[Show abstract][Hide abstract] ABSTRACT: Cervical cystic lymph node metastasis as the first and sole manifestation of occult papillary thyroid carcinoma (PTC) is uncommon, and can be mistaken for branchial cleft cyst. The present study reports two cases of PTC initially presenting as upper lateral neck cysts. Ultrasound examination confirmed the presence of occult papillary carcinoma with neck metastasis. The critical importance of ultrasound examination of the soft tissue of the neck for the identification of the clinical manifestations and the imaging features of occult PTC are discussed, with an emphasis on factors that may contribute to misdiagnosis.
Journal of Medical Ultrasound 06/2013; 21(2):92–96. DOI:10.1016/j.jmu.2013.04.005
[Show abstract][Hide abstract] ABSTRACT: Peripancreatic lymph node is a rare site for extrapulmonary tuberculosis involvement(1) . The presentation is usually indolent with weight loss, abdominal pain, fever or obstructive jaundice.(2-4) Besides, the enlarged lymph node resembles pancreatic parenchyma on ultrasound or computed tomography (CT) due to similar tissue density.(5-7) Therefore, it is often misdiagnosed as pancreatic malignancy.(8,9) Imaging modality with higher accuracy and tissue proof are mandatory for diagnosis and further management.(10,11).
[Show abstract][Hide abstract] ABSTRACT: Transient neonatal pustular melanosis is mostly found in full-term black infants. It is a benign and self-limited disease, and the etiology is still unknown. We present a full-term female neonate with multiple vesiculopustular and pigmented macular lesions found immediately after her birth. A skin biopsy showed vesicles consisting of intracorneal and subcorneal aggregates of neutrophils, which is compatible with transient neonatal pustular melanosis. Although it is rare in Taiwan and Asian countries, transient neonatal pustular melanosis should always be considered when pustulosis is found in the neonatal period to prevent the use of unnecessary antibiotics. Dermatological consultation and histological confirmation are sometimes required for the final diagnosis.
[Show abstract][Hide abstract] ABSTRACT: We report a case of subglottic narrowing caused by an extranodal deposit of sinus histiocytosis in a 55-year-old man. To the best of our knowledge, no previous reports have described diagnosis using sonographic-guided fine-needle aspiration cytology for Rosai-Dorfman disease of the subglottis. This patient was diagnosed by sonographic-guided fine-needle aspiration biopsy, which revealed lymphocytes, plasma cells, and many foamy, multinuclear histiocytes with preserved lymphocytes in their cytoplasm (emperipolesis). The patient underwent an incisional biopsy of the tumor and received postoperative steroids and low-dose chemotherapy. The subglottic tumor was markedly regressed 6 months later.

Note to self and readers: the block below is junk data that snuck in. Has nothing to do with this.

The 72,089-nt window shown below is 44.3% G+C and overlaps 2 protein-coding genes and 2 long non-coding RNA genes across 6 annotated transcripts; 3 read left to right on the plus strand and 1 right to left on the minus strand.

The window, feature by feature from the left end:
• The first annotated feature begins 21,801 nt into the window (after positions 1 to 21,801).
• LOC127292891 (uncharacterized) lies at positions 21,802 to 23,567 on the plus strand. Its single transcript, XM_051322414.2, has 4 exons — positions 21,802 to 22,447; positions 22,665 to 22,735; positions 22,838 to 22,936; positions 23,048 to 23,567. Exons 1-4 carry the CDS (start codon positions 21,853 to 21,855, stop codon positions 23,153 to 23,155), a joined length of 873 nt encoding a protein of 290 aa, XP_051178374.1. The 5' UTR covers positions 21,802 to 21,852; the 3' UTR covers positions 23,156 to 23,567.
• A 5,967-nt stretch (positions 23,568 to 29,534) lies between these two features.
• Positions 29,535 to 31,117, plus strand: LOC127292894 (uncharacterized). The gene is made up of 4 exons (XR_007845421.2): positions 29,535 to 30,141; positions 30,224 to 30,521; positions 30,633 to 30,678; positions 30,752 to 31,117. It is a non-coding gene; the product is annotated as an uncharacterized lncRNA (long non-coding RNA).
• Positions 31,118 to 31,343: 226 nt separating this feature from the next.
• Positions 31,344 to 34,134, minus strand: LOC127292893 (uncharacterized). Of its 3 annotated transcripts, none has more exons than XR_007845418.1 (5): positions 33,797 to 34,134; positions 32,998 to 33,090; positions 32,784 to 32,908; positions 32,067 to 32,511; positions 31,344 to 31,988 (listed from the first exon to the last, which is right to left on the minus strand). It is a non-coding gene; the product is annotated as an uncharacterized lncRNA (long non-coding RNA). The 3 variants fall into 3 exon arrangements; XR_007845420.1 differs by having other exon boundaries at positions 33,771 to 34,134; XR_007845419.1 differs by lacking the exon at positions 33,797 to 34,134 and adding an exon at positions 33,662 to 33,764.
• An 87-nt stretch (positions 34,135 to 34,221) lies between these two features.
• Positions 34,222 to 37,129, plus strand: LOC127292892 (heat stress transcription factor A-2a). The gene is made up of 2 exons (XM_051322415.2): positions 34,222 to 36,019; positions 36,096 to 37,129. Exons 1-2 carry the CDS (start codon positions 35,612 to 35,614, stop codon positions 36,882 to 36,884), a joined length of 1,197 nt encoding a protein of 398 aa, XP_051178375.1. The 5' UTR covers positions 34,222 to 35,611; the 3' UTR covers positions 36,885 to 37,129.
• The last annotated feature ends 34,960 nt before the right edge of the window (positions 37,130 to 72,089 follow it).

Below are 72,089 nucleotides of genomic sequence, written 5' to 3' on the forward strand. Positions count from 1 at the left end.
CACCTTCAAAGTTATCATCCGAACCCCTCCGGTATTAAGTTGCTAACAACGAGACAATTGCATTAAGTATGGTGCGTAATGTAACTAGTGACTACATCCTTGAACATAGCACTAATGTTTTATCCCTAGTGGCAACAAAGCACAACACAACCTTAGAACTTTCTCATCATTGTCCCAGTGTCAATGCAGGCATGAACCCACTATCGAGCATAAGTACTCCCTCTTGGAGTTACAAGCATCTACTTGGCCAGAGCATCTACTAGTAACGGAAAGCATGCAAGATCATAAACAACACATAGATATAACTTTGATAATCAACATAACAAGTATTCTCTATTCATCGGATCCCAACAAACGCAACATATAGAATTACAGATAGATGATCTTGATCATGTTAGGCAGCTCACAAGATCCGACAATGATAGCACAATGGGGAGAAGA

[Show abstract][Hide abstract] ABSTRACT: Intravascular papillary endothelial hyperplasia (IPEH) is an abundant, usually intravascular, benign endothelial proliferation that may mimic angiosarcoma clinically and histopathologically. Its occurrence in the sinonasal cavity is extremely rare. To the best of our knowledge, we present the first case with the most extensive IPEH ever found within the sinonasal cavity.
A 42-year-old man of intravascular papillary endothelial hyperplasia in the sinonasal cavity was reported. He complained of a 1-year history of left-sided nasal obstruction accompanied by unilateral rhinorrhea, repeated epistaxes and frontal headache. Anterior rhinoscopy demonstrated a smooth-surfaced reddish mass occupying the left nasal cavity. Endoscopic surgery was used to clear this uncommon tumor in the sinonasal cavity. A review of the pertinent literature was also presented.
IPEH may be mistaken for an angiosarcoma clinically and histopathologically. Complete endoscope-guided surgical excision is the best choice of therapy for patients with IPEH and is both diagnostic and curative. Awareness of this lesion will prevent incorrect diagnosis and overly aggressive treatment.
[Show abstract][Hide abstract] ABSTRACT: Parotitis caused by nontuberculous mycobacteria, a very rare disease entity, has never been reported to be caused by Mycobacterium fortuitum (M. fortuitum) in the literature.
An 8-year-old girl was seen with painful swelling of the right parotid gland despite antibiotic treatment of more than 1 month. Elevated serum amylase activity and diffuse contrast-enhanced CT of the parotid gland confirmed the diagnosis of parotitis. Histopathological study of specimens taken from the right parotid tail mass showed granulomatous inflammation with acid-fast positive bacilli; culture later confirmed M. fortuitum. After administration of clarithromycin and ciprofloxacin for 9 consecutive months, the parotitis and parotid tail mass were completely resolved at follow-up examination.
To our knowledge, this is the first case report of parotitis caused by M. fortuitum and its successful medical treatment.
Head & Neck 11/2007; 29(11):1061-4. DOI:10.1002/hed.20626 · 2.64 Impact Factor